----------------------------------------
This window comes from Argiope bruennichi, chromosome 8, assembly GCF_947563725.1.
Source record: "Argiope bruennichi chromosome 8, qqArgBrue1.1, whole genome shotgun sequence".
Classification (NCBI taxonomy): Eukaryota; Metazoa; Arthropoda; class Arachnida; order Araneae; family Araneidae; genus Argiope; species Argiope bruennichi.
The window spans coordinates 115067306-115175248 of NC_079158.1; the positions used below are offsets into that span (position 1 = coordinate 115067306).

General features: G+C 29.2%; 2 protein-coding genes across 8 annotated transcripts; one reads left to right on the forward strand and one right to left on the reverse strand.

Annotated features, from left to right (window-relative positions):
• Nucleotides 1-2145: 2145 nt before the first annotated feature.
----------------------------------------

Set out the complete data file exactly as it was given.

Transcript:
This window comes from Argiope bruennichi, chromosome 8, assembly GCF_947563725.1.
Source record: "Argiope bruennichi chromosome 8, qqArgBrue1.1, whole genome shotgun sequence".
Classification (NCBI taxonomy): Eukaryota; Metazoa; Arthropoda; class Arachnida; order Araneae; family Araneidae; genus Argiope; species Argiope bruennichi.
The window spans coordinates 115067306-115175248 of NC_079158.1; the positions used below are offsets into that span (position 1 = coordinate 115067306).

General features: G+C 29.2%; 2 protein-coding genes across 8 annotated transcripts; one reads left to right on the forward strand and one right to left on the reverse strand.

Annotated features, from left to right (window-relative positions):
• Nucleotides 1-2145: 2145 nt before the first annotated feature.